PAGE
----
Mortgage rates reversed course today, heading back toward the higher levels seen earlier in the week. It's no mystery that rates have been paying attention to stocks and oil prices more than normal and thus not much of a surprise to see rates begin moving higher after stocks and oil did the same. The bond markets that drive mortgage rates were actually stronger in the morning before weakening quickly into the afternoon. As such, many lenders raised rates in the middle of the day, meaning quotes from yesterday afternoon or this morning would no longer be available.
Despite the near-term volatility, nothing is being decided in the bigger picture. Rates continue to operate well under 4% for top tier conventional 30yr fixed scenarios. And while they've approached a sort of crossroads level of 3.875% in some cases, today's weakness certainly wasn't enough to push us down the darker path. That remains a risk, to be sure--just not one that we'll be able to assess until financial markets get back to business after the upcoming holiday weekend (bond markets closed early today and are fully closed tomorrow in observance of Good Friday).
Loan Originator Perspective
"Bonds sold off and rates worsened today. Bond markets closed early (and are closed tomorrow as well for Good Friday), and extended weekends often include bond selloffs and/or rate sheet price worsens. Treasuries are still below their 1.93% resistance line, which is encouraging. It's a long time until markets reopen on Monday, who knows what drama might unfold by then. I have some new applications floating, but bulk of my pipeline is locked, and I'm glad for that!" -Ted Rood, Senior Originator
"Bond markets are struggling to break below certain resistance levels, but are tamely trading in a confined "wormhole" range. With the light participation & early market closures do to the Easter holiday and lack of any relevant data I wouldn't expect much volatility going into the weekend. Any dramatic moves between today and tomorrow will be quickly corrected come next week, barring the unpredictable. Generally speaking I think rates are do for a dip, and am optimistic next weeks data, along with global economic & geopolitical uncertainties may create a catalyst to better rates. I am floating my entire pipeline that is not scheduled to close." -Constantine Floropoulos, VP, Quontic Bank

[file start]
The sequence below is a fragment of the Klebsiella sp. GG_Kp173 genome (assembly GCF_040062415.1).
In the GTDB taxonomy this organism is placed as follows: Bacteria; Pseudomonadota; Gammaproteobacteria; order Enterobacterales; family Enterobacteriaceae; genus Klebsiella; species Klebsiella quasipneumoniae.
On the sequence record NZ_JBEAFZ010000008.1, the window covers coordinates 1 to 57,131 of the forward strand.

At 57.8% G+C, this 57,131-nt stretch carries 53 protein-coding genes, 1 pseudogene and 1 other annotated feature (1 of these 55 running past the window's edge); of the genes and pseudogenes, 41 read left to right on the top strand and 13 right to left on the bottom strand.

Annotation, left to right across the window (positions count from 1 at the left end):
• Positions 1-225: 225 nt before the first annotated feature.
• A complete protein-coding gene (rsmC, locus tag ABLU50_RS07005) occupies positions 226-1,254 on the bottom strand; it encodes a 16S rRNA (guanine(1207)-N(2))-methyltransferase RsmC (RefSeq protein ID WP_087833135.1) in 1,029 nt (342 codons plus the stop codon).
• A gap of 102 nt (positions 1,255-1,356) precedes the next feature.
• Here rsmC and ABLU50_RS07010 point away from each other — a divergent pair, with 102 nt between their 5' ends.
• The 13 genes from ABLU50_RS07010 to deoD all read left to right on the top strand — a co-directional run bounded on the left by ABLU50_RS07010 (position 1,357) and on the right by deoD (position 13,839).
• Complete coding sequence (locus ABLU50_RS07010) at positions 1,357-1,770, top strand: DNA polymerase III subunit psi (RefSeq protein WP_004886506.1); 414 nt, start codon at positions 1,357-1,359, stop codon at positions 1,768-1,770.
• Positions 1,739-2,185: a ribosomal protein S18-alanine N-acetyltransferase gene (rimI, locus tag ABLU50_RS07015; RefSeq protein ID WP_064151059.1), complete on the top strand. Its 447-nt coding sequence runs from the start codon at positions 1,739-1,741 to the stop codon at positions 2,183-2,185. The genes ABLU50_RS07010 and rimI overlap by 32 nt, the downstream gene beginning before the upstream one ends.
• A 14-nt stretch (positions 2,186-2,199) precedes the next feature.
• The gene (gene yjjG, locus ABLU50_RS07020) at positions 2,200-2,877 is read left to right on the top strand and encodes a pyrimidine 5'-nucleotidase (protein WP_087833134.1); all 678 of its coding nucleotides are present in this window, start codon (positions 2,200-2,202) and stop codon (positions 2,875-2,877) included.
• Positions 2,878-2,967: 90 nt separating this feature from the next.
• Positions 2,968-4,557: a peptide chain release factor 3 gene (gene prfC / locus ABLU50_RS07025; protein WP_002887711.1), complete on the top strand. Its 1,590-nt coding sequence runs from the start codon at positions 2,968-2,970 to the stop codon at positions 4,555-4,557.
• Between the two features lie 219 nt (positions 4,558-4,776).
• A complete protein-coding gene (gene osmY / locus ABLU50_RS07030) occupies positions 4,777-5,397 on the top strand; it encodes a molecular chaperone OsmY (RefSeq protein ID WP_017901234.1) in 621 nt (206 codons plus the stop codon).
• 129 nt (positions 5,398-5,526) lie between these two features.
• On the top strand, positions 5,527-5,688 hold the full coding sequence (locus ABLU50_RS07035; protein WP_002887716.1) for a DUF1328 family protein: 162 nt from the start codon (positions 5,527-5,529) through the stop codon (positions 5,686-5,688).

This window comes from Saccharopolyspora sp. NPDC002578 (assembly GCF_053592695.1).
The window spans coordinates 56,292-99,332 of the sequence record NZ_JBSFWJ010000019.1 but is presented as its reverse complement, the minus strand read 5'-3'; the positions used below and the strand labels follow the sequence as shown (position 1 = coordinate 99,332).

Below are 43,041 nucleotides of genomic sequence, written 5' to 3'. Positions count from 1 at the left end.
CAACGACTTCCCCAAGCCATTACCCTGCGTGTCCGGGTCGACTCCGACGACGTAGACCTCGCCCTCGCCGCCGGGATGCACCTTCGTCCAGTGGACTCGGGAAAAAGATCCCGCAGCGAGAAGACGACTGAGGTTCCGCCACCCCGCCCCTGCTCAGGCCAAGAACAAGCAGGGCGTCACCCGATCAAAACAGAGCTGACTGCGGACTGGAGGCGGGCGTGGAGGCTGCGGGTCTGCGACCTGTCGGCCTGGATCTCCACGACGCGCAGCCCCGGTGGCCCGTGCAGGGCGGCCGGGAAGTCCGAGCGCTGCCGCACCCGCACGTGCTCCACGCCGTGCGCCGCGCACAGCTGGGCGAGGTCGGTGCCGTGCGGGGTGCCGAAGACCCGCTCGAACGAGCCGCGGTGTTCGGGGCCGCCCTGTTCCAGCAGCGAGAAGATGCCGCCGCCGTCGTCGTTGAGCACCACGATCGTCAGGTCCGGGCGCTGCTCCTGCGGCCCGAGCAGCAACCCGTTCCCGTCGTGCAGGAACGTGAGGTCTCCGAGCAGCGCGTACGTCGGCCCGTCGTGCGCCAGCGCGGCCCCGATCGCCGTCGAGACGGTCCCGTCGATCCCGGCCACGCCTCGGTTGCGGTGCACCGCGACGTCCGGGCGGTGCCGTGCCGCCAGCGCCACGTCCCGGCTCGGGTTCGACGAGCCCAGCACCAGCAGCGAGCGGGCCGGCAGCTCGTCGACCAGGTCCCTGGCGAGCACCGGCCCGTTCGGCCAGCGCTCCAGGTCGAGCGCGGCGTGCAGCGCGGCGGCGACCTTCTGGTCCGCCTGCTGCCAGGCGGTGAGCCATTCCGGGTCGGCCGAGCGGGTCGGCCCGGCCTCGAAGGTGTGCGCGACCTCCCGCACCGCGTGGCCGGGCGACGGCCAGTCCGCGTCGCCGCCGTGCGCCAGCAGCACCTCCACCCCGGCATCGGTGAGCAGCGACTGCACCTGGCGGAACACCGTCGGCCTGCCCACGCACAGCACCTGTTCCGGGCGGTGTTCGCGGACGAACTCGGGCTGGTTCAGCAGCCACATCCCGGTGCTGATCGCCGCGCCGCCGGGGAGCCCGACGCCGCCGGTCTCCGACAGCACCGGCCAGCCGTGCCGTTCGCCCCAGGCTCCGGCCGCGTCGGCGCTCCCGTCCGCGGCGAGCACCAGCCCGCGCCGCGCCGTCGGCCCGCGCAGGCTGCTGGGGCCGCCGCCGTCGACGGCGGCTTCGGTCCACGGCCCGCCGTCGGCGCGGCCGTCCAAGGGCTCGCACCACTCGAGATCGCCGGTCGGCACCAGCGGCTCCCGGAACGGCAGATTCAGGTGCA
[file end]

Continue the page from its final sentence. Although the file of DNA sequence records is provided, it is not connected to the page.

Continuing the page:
"With a long holiday weekend ahead of us, if you can tolerate the risk I would float until Monday. Lenders tend to be quite conservative with their pricing ahead of a long weekend. As always, only float if you can afford to be wrong." -Victor Burek, Churchill Mortgage
Today's Best-Execution Rates
- 30YR FIXED - 3.75%
- FHA/VA - 3.25-3.5%
- 15 YEAR FIXED - 3.00
- 5 YEAR ARMS - 2.75 - 3.25% depending on the lender
Ongoing Lock/Float Considerations
- The Fed finally hiked on December 16th, causing fears of rising rates in 2016, but markets began the new year with rates moving surprisingly lower. Major losses in stocks and oil prices were part of the same trend of investors moving away from risk.
- After bottoming out fairly close to all-time lows in February, rates began to rise somewhat sharply in March as market panic subsided and as the Fed signaled it would probably still hike rates in 2016--just not as quickly as anticipated.
- It remains to be seen whether markets can continue to move in this risk-friendly direction (read: bad for rates, good for stocks). Stocks have yet to break out of a gradual downtrend that began in mid-2015. If they do, it could keep pressure on rates to continue higher.
- We've been leaning toward locking since March 1st, which has proved to be a very solid strategy. The 3rd week in March is the first time that it made much sense to reconsider that strategy, but we still haven't seen enough of a turnaround to pull the trigger firmly. In other words, risks remain that rates are in the earlier stages of a longer term trend higher.
- As always, please keep in mind that the rates discussed generally refer to what we've termed 'best-execution' (that is, the most frequently quoted, conforming, conventional 30yr fixed rate for top tier borrowers, based not only on the outright price, but also 'bang-for-the-buck.' Generally speaking, our best-execution rate tends to connote no origination or discount points--though this can vary--and tends to predict Freddie Mac's weekly survey with high accuracy. It's safe to assume that our best-ex rate is the more timely and accurate of the two due to Freddie's once-a-week polling method).